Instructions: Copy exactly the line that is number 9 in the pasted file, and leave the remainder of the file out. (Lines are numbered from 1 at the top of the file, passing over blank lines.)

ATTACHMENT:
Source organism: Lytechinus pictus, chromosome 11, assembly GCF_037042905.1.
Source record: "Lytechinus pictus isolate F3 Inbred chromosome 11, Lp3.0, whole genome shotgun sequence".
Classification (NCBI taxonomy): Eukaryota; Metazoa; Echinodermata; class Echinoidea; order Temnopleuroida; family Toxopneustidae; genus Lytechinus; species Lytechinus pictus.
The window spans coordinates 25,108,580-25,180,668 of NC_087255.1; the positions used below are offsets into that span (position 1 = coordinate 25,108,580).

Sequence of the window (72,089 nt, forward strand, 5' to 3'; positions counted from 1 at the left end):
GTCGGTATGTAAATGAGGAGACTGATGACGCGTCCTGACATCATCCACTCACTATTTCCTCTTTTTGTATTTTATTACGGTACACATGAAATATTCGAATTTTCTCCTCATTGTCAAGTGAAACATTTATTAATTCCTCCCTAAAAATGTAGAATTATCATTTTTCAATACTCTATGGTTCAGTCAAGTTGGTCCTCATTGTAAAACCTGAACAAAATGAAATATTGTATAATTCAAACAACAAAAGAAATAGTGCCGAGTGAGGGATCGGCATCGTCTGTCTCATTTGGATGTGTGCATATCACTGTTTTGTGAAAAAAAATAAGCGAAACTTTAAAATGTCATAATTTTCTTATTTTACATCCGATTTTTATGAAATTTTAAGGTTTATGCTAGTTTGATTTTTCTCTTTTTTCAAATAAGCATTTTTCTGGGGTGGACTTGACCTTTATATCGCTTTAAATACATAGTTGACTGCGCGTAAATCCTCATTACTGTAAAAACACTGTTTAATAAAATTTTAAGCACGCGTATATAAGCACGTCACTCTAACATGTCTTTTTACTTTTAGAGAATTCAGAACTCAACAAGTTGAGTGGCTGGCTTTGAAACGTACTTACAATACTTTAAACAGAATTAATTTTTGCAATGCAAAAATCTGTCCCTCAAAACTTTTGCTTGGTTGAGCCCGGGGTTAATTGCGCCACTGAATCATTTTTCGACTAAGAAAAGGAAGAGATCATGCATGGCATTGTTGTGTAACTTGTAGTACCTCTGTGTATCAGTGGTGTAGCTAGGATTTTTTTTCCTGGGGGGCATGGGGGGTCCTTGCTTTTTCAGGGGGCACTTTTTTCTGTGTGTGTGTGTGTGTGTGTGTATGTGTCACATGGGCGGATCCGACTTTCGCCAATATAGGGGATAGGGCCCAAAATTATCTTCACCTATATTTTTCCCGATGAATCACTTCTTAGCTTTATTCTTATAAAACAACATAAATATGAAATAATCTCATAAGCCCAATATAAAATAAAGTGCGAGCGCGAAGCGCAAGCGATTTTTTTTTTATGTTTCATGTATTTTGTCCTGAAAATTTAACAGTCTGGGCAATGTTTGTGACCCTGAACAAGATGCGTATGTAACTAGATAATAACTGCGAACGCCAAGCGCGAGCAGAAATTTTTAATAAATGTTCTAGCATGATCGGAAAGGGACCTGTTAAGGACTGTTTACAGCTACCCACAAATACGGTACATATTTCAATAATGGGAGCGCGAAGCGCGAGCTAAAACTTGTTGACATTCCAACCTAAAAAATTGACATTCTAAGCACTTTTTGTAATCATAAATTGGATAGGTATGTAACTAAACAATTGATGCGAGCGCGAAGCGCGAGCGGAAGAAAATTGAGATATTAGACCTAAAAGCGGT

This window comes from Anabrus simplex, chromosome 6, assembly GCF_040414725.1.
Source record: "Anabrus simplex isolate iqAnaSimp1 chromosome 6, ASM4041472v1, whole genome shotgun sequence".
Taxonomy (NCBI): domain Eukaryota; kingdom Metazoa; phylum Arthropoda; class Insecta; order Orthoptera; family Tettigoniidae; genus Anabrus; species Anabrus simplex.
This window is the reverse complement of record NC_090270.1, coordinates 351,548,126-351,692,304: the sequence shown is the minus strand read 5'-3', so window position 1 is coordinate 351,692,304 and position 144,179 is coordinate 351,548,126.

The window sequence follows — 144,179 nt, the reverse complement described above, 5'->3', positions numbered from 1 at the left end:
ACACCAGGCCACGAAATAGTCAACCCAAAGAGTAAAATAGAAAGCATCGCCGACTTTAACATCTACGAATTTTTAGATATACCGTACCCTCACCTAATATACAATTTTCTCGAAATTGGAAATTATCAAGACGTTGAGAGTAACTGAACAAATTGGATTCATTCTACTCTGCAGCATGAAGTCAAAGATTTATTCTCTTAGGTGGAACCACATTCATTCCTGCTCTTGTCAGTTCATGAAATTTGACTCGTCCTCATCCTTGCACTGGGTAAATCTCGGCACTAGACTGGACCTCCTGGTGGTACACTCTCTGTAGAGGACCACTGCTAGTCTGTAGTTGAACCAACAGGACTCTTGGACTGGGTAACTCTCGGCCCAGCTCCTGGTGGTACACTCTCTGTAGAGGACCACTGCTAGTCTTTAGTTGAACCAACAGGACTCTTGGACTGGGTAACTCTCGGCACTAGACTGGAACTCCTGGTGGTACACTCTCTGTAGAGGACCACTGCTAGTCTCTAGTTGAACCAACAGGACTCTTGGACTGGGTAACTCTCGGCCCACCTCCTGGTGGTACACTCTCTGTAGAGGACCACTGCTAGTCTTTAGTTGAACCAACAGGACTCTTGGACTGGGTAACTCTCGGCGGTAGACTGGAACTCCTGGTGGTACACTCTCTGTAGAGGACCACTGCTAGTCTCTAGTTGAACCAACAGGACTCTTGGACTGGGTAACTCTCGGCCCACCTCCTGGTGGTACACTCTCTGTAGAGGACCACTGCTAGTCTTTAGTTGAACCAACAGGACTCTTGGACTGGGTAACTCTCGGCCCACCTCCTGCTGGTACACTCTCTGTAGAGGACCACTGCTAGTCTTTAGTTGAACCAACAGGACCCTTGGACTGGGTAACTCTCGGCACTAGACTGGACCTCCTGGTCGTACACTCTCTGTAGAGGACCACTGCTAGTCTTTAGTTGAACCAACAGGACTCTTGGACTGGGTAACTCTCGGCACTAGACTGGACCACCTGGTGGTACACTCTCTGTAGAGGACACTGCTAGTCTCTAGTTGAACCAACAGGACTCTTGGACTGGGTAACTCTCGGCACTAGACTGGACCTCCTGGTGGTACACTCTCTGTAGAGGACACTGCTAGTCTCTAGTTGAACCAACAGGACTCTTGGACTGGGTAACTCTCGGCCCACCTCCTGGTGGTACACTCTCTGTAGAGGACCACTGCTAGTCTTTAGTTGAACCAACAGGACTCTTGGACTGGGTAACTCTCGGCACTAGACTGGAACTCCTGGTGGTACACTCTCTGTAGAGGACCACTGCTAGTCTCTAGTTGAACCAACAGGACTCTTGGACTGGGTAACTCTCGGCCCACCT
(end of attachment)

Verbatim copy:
Taxonomy (NCBI): domain Eukaryota; kingdom Metazoa; phylum Arthropoda; class Insecta; order Orthoptera; family Tettigoniidae; genus Anabrus; species Anabrus simplex.